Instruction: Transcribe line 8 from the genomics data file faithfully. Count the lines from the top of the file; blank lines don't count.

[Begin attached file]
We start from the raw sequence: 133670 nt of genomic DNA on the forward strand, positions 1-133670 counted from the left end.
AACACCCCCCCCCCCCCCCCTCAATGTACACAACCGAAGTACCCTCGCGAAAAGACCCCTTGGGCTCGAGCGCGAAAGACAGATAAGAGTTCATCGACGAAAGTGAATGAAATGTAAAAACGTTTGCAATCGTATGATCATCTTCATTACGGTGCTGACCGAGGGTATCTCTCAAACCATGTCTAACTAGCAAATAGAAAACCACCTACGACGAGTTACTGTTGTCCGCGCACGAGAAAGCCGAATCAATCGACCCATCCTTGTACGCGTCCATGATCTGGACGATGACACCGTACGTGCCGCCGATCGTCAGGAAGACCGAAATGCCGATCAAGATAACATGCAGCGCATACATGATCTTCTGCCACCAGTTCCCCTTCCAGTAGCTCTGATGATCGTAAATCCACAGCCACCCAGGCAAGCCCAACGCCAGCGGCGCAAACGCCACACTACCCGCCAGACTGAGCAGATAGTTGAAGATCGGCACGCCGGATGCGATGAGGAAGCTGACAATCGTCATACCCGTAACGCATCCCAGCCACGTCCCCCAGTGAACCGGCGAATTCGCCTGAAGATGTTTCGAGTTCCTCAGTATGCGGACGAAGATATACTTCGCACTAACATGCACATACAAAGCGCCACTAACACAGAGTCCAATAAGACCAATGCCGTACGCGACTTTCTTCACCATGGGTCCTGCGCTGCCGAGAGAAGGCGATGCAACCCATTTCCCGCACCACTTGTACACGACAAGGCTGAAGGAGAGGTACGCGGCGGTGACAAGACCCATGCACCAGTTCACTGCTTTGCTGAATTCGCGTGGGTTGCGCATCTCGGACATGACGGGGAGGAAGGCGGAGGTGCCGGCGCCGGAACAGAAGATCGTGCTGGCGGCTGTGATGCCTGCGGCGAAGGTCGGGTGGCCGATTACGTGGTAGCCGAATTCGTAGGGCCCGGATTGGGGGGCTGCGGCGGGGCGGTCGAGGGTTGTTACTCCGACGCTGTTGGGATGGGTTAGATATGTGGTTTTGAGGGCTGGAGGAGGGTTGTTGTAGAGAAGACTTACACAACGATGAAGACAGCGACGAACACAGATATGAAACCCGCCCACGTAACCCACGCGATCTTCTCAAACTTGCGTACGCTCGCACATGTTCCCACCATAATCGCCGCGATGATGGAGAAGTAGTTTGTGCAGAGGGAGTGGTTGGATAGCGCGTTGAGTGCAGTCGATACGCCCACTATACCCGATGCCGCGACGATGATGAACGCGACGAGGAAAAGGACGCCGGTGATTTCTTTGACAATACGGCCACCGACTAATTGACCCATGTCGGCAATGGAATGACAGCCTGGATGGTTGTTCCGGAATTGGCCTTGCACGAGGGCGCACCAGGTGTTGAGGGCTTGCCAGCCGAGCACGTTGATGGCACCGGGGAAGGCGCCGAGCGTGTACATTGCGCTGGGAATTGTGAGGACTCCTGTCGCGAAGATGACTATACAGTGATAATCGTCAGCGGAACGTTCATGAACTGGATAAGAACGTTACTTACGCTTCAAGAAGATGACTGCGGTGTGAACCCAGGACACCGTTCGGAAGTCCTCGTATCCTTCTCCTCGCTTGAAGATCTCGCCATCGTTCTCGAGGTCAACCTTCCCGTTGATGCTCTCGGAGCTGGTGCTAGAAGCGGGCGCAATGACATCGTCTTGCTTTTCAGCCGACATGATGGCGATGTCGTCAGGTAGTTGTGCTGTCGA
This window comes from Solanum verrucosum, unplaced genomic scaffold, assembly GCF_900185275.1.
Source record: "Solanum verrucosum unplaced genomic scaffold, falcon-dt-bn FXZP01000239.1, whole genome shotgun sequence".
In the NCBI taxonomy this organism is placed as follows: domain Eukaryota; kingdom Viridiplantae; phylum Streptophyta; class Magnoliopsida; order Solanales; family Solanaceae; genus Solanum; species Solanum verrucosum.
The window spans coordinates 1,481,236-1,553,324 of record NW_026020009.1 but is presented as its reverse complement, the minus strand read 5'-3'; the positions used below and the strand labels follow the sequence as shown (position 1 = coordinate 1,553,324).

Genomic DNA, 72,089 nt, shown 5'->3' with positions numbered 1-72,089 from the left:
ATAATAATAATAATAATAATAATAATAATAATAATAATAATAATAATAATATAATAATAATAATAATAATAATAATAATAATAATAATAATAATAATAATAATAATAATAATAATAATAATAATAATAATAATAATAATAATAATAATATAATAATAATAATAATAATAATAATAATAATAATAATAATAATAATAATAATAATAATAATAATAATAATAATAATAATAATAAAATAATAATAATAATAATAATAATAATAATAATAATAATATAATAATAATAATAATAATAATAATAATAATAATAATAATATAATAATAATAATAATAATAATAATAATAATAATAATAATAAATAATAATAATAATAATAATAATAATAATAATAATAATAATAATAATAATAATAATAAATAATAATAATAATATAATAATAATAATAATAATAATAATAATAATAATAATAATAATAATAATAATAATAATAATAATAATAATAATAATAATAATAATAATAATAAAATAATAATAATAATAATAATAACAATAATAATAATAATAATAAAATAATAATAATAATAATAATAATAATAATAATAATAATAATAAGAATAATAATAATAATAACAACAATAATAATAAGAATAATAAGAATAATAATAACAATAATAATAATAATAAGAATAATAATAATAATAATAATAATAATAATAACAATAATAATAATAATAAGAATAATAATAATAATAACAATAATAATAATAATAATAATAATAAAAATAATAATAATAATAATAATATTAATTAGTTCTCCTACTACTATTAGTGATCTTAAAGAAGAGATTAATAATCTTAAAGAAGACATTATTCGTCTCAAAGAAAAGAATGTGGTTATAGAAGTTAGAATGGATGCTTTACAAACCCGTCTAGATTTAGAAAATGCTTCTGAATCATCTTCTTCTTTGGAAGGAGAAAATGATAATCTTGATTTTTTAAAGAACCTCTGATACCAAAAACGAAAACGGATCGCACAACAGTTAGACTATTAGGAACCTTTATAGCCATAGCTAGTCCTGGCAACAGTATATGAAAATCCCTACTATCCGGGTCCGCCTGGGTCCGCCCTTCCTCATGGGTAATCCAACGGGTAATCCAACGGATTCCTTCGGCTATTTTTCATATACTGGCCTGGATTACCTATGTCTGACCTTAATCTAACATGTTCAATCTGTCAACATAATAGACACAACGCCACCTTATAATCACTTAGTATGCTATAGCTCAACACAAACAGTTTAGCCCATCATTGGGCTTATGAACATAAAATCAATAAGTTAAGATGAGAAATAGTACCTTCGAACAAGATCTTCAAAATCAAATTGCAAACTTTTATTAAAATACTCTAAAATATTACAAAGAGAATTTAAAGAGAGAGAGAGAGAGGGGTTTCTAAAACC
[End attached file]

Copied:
ATAATAATAATAATAATAATAATAATAATAATAATAATAATAATAATAATATAATAATAATAATAATAATAATAATAATAATAATAATAATAATAATAATAATAATAATAATAATAATAATAATAATAATAATAATAATAATAATAATATAATAATAATAATAATAATAATAATAATAATAATAATAATAATAATAATAATAATAATAATAATAATAATAATAATAATAATAAAATAATAATAATAATAATAATAATAATAATAATAATAATATAATAATAATAATAATAATAATAATAATAATAATAATAATATAATAATAATAATAATAATAATAATAATAATAATAATAATAAATAATAATAATAATAATAATAATAATAATAATAATAATAATAATAATAATAATAATAAATAATAATAATAATATAATAATAATAATAATAATAATAATAATAATAATAATAATAATAATAATAATAATAATAATAATAATAATAATAATAATAATAATAATAATAAAATAATAATAATAATAATAATAACAATAATAATAATAATAATAAAATAATAATAATAATAATAATAATAATAATAATAATAATAATAAGAATAATAATAATAATAACAACAATAATAATAAGAATAATAAGAATAATAATAACAATAATAATAATAATAAGAATAATAATAATAATAATAATAATAATAATAACAATAATAATAATAATAAGAATAATAATAATAATAACAATAATAATAATAATAATAATAATAAAAATAATAATAATAATAATAATATTAATTAGTTCTCCTACTACTATTAGTGATCTTAAAGAAGAGATTAATAATCTTAAAGAAGACATTATTCGTCTCAAAGAAAAGAATGTGGTTATAGAAGTTAGAATGGATGCTTTACAAACCCGTCTAGATTTAGAAAATGCTTCTGAATCATCTTCTTCTTTGGAAGGAGAAAATGATAATCTTGATTTTTTAAAGAACCTCTGATACCAAAAACGAAAACGGATCGCACAACAGTTAGACTATTAGGAACCTTTATAGCCATAGCTAGTCCTGGCAACAGTATATGAAAATCCCTACTATCCGGGTCCGCCTGGGTCCGCCCTTCCTCATGGGTAATCCAACGGGTAATCCAACGGATTCCTTCGGCTATTTTTCATATACTGGCCTGGATTACCTATGTCTGACCTTAATCTAACATGTTCAATCTGTCAACATAATAGACACAACGCCACCTTATAATCACTTAGTATGCTATAGCTCAACACAAACAGTTTAGCCCATCATTGGGCTTATGAACATAAAATCAATAAGTTAAGATGAGAAATAGTACCTTCGAACAAGATCTTCAAAATCAAATTGCAAACTTTTATTAAAATACTCTAAAATATTACAAAGAGAATTTAAAGAGAGAGAGAGAGAGGGGTTTCTAAAACC